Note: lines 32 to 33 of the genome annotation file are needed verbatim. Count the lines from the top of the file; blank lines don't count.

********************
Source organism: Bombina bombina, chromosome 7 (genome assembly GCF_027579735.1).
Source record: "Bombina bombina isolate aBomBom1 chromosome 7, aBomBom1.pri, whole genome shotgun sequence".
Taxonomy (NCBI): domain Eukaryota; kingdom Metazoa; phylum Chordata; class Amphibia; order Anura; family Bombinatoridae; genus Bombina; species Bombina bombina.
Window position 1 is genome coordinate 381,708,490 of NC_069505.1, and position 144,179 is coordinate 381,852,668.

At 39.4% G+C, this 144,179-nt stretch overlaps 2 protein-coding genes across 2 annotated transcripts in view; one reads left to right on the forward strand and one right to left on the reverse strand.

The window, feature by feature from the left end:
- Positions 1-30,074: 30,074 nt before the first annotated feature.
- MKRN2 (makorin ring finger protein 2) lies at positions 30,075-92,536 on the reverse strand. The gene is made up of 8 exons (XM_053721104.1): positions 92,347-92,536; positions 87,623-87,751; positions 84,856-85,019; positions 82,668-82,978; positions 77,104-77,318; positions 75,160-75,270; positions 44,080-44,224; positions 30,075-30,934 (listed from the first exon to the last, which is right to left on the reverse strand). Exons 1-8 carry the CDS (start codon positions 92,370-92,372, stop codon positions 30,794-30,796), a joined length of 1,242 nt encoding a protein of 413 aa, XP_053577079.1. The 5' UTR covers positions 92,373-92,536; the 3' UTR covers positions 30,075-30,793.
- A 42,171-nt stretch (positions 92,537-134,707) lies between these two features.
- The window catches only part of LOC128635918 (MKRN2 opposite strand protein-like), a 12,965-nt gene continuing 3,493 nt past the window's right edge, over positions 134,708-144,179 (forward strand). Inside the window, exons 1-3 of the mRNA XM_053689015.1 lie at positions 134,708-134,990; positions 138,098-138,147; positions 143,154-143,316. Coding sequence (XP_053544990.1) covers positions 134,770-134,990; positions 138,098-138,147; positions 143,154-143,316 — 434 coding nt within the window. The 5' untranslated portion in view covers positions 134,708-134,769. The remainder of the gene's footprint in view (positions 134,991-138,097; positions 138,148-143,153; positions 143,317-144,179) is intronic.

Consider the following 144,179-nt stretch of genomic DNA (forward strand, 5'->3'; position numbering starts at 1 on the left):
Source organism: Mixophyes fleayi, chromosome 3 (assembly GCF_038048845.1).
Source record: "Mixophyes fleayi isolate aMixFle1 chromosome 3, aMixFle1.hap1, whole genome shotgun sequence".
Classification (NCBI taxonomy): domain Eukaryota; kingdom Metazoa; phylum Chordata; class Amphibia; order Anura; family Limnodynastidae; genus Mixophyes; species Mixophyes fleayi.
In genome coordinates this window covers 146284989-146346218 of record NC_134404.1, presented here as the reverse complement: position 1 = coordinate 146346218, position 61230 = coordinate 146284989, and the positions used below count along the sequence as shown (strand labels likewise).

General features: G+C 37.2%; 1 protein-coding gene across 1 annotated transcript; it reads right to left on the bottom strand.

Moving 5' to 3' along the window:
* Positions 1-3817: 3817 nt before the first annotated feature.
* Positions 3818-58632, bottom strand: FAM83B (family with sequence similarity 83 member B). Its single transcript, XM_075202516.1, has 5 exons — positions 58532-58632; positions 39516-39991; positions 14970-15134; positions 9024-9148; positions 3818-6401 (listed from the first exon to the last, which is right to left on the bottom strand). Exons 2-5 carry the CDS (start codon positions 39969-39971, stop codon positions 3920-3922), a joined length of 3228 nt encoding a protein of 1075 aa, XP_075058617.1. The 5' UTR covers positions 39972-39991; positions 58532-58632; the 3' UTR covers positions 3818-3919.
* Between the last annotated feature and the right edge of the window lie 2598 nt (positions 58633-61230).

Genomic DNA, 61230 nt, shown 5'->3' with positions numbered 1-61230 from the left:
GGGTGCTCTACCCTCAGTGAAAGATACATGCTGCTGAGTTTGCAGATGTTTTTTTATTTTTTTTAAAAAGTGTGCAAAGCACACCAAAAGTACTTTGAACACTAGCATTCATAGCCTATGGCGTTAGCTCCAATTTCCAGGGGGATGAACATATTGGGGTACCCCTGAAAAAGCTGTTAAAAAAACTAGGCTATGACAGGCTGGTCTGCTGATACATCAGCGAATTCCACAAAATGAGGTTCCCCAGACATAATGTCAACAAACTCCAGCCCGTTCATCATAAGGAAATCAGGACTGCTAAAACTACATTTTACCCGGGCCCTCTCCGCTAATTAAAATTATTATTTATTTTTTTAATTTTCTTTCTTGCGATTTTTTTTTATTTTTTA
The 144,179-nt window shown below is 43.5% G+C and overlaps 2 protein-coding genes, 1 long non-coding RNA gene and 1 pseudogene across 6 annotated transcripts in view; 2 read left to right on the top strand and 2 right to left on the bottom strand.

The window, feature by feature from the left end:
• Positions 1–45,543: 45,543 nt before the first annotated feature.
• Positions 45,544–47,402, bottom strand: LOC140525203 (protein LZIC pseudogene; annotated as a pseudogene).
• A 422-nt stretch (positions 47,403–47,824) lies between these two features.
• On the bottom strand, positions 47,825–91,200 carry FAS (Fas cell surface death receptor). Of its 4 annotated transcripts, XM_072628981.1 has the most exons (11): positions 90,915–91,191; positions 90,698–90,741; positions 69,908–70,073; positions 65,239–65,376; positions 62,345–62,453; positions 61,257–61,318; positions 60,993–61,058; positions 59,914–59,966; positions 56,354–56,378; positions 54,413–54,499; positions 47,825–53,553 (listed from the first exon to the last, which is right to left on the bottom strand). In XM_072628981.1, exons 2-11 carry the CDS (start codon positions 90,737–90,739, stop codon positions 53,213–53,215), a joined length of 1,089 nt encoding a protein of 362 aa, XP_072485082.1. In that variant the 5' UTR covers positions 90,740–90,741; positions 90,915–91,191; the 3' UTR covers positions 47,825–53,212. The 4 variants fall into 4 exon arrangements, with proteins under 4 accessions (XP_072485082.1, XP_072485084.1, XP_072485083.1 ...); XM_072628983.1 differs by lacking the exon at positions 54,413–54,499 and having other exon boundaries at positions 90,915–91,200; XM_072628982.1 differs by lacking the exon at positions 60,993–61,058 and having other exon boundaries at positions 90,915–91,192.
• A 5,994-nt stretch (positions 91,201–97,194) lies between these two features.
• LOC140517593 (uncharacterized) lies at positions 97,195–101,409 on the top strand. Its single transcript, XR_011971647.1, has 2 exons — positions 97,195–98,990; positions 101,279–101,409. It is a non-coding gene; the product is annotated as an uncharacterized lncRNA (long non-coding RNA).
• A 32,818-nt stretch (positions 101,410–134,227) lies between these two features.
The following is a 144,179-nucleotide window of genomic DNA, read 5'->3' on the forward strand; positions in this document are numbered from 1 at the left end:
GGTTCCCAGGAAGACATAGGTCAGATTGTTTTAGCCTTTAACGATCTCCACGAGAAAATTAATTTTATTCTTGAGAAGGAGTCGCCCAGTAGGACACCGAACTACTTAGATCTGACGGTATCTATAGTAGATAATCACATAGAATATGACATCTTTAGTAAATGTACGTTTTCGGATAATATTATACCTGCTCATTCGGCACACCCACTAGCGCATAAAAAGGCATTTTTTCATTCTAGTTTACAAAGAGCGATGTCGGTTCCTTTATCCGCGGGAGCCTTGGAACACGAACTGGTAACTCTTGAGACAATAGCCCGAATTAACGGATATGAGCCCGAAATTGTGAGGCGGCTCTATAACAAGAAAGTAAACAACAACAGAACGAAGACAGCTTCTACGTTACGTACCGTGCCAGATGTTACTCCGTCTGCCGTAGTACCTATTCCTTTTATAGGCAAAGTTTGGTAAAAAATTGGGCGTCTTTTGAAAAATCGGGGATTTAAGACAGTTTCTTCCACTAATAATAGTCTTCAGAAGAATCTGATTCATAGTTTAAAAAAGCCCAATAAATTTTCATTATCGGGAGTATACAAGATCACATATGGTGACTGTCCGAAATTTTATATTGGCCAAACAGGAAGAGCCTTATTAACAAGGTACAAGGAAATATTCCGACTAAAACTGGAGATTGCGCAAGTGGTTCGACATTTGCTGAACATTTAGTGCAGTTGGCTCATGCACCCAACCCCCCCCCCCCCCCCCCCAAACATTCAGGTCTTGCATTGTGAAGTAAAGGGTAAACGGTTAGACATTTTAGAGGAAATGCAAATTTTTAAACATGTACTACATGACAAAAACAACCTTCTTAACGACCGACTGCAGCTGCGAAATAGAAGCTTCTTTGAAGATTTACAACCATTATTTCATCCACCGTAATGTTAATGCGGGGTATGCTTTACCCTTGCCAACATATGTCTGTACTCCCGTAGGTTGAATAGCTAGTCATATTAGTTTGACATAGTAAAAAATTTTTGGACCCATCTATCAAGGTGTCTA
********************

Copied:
The following is a 144,179-nucleotide window of genomic DNA, read 5'->3' on the forward strand; positions in this document are numbered from 1 at the left end:
GGTTCCCAGGAAGACATAGGTCAGATTGTTTTAGCCTTTAACGATCTCCACGAGAAAATTAATTTTATTCTTGAGAAGGAGTCGCCCAGTAGGACACCGAACTACTTAGATCTGACGGTATCTATAGTAGATAATCACATAGAATATGACATCTTTAGTAAATGTACGTTTTCGGATAATATTATACCTGCTCATTCGGCACACCCACTAGCGCATAAAAAGGCATTTTTTCATTCTAGTTTACAAAGAGCGATGTCGGTTCCTTTATCCGCGGGAGCCTTGGAACACGAACTGGTAACTCTTGAGACAATAGCCCGAATTAACGGATATGAGCCCGAAATTGTGAGGCGGCTCTATAACAAGAAAGTAAACAACAACAGAACGAAGACAGCTTCTACGTTACGTACCGTGCCAGATGTTACTCCGTCTGCCGTAGTACCTATTCCTTTTATAGGCAAAGTTTGGTAAAAAATTGGGCGTCTTTTGAAAAATCGGGGATTTAAGACAGTTTCTTCCACTAATAATAGTCTTCAGAAGAATCTGATTCATAGTTTAAAAAAGCCCAATAAATTTTCATTATCGGGAGTATACAAGATCACATATGGTGACTGTCCGAAATTTTATATTGGCCAAACAGGAAGAGCCTTATTAACAAGGTACAAGGAAATATTCCGACTAAAACTGGAGATTGCGCAAGTGGTTCGACATTTGCTGAACATTTAGTGCAGTTGGCTCATGCACCCAACCCCCCCCCCCCCCCCCCCAAACATTCAGGTCTTGCATTGTGAAGTAAAGGGTAAACGGTTAGACATTTTAGAGGAAATGCAAATTTTTAAACATGTACTACATGACAAAAACAACCTTCTTAACGACCGACTGCAGCTGCGAAATAGAAGCTTCTTTGAAGATTTACAACCATTATTTCATCCACCGTAATGTTAATGCGGGGTATGCTTTACCCTTGCCAACATATGTCTGTACTCCCGTAGGTTGAATAGCTAGTCATATTAGTTTGACATAGTAAAAAATTTTTGGACCCATCTATCAAGGTGTCTA